Norwegian Airlines has flown 250,000 people from Dublin to US
Carrier announces milestone a day after row over its decision to cut Belfast services to US
The news comes following a war of words over the airline’s decision to axe flights between Belfast International Airport and the same destinations earlier this week.
The Scandinavian carrier last year launched flights to Stewart International Airport in New York state and Providence, Rhode Island, from several Irish cities.
The airline began flying the routes in July 2017. It said the numbers made it one of Dublin Airport’s “leading transatlantic carriers”.
Norwegian announced the milestone a day after a prolonged row over its decision to cut its twice weekly Belfast services following a “review of customer demand”.
Belfast International accused the airline of “moronically” channelling customers from the region to Dublin, from where Norwegian flew twice daily to the US.
The airport said it was “unsustainable” that two million people in its catchment should be forced to journey to Dublin to fly across the Atlantic.
However, several people responded online that Dublin was easily accessible from the North and that the Dublin Airport’s facilities, including US customs pre-clearance, made the longer journey worthwhile.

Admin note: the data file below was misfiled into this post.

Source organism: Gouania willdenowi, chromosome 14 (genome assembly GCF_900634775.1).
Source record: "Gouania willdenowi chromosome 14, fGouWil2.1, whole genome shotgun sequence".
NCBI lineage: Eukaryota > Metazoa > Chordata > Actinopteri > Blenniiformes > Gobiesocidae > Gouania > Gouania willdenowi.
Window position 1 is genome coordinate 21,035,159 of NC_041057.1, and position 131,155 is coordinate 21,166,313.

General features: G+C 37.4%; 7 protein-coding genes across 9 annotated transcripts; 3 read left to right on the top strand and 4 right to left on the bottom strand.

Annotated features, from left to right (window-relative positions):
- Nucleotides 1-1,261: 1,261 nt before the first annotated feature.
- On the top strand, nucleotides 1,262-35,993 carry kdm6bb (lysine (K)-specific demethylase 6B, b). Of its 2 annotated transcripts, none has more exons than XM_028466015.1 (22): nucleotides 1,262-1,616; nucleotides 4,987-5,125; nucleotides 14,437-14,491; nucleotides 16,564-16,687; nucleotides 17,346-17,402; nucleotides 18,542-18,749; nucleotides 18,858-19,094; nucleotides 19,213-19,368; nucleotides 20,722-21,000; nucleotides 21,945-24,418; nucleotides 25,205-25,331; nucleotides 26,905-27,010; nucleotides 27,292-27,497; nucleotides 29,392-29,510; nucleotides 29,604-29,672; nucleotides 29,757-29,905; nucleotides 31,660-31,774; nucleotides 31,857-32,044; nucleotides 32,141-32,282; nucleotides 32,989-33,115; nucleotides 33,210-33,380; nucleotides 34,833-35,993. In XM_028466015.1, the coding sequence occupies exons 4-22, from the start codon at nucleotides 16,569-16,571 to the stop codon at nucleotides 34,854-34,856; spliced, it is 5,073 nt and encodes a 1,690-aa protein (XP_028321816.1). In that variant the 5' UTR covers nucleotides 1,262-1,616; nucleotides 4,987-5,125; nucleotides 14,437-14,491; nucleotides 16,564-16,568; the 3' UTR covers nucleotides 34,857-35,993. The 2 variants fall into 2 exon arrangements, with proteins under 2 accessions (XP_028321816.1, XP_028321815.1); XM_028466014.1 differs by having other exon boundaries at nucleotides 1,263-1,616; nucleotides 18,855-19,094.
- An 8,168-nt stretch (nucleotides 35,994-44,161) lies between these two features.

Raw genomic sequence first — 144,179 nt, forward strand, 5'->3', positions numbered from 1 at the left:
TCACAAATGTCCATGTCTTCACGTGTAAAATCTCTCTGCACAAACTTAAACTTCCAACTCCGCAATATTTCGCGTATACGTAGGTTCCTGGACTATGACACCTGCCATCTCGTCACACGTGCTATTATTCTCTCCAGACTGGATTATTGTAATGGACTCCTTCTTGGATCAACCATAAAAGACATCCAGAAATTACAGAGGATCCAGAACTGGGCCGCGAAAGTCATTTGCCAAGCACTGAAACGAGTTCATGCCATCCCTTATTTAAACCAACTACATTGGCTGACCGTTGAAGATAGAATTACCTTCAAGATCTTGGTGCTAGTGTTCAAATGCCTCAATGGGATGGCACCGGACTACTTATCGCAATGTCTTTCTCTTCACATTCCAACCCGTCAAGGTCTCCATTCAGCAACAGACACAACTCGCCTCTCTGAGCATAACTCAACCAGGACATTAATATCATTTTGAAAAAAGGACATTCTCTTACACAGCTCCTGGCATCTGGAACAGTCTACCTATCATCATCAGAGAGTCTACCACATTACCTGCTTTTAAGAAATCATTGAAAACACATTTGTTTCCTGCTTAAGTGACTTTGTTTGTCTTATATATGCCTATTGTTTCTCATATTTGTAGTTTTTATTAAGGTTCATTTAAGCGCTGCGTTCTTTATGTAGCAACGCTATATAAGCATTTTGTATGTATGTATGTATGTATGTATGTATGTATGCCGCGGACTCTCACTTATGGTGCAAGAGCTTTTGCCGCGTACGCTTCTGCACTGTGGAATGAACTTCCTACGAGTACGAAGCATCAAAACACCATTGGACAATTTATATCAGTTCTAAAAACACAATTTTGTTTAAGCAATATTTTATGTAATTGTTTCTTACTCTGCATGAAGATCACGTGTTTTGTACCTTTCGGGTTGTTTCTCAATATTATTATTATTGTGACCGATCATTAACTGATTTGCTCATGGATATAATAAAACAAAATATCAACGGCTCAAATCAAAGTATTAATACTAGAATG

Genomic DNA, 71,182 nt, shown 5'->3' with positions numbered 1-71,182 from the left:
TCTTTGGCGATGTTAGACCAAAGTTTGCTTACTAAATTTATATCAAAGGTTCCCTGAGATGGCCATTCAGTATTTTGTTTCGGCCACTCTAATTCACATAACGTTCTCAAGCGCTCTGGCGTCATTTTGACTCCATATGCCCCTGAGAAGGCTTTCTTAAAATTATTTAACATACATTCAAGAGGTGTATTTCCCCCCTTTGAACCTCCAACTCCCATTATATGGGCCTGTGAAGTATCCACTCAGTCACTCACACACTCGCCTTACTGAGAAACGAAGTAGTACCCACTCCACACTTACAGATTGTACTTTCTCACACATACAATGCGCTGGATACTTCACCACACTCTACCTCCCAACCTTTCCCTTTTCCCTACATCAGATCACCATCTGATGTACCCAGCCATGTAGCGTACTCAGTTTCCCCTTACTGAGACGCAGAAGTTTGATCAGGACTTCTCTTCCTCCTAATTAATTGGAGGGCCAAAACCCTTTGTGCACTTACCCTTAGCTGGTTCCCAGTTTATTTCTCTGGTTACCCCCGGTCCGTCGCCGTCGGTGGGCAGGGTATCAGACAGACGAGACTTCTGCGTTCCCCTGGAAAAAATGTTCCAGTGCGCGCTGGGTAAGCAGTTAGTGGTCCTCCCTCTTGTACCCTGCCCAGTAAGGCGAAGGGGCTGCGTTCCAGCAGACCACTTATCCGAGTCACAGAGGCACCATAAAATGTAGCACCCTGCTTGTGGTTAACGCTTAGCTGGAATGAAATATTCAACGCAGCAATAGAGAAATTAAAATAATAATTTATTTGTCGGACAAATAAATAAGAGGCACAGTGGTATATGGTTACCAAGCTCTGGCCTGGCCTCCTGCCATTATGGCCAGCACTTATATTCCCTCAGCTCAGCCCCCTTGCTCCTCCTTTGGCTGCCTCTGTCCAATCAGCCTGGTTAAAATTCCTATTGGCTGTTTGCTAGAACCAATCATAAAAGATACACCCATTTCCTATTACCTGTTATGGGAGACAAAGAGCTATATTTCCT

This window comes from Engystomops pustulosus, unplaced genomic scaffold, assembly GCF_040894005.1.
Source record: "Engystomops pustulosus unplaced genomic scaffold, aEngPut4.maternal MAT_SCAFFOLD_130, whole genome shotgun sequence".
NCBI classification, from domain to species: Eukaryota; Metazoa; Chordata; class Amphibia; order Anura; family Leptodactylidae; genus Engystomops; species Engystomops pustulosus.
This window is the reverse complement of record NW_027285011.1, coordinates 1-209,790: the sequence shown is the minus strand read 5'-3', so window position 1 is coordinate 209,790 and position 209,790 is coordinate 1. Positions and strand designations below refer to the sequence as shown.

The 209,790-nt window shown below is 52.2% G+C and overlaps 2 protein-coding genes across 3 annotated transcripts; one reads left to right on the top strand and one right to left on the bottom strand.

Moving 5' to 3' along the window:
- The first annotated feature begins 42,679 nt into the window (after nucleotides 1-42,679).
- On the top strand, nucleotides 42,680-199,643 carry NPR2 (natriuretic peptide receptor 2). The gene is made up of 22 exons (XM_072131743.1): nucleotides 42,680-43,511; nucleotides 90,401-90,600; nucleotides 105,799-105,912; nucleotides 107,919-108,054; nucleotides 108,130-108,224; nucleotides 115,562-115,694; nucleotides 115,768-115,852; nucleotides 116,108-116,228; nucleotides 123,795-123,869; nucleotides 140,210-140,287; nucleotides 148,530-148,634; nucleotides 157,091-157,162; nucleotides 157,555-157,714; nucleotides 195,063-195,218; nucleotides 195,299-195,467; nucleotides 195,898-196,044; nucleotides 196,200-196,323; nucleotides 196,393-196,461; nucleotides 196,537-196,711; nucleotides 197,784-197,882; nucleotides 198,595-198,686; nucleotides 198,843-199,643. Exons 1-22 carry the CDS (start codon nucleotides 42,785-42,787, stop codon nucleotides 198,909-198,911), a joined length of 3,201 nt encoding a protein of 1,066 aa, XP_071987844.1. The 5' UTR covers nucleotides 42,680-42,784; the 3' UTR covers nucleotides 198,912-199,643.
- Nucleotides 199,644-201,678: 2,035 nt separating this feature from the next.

A number criticised delays and security queues at Belfast International and urged the airport to compete with its larger rival.
Commenting on the Dublin figures, Matthew Wood, Norwegian’s senior vice-president, long-haul commercial, said carrying 250,000 passengers on its flights from there highlighted the “huge demand” for low-cost transatlantic flights.
Vincent Harrison, Dublin Airport managing director, called it a “remarkable success story”.
Norwegian recently announced plans to begin flying to Hamilton Airport in eastern Canada from Dublin next year.
Hamilton has a number of connections to other destinations in the North American country and is close to Toronto and Niagara Falls.
The carrier launched cheap transatlantic flights to Stewart and Providence from Belfast, Cork, Dublin and Shannon last year.
It will end its Belfast services on October 26th. It advised customers from the North that it served Stewart and Providence airports from Dublin, Cork and Shannon.
Norwegian has already announced it is cutting its Cork-Providence service back to summer only from all year round. That move also followed a review of customer demand.
The carrier said at the weekend that it was cutting its Edinburgh-US service, blaming Britain’s high passenger taxes, which Norwegian said were £75 sterling per head.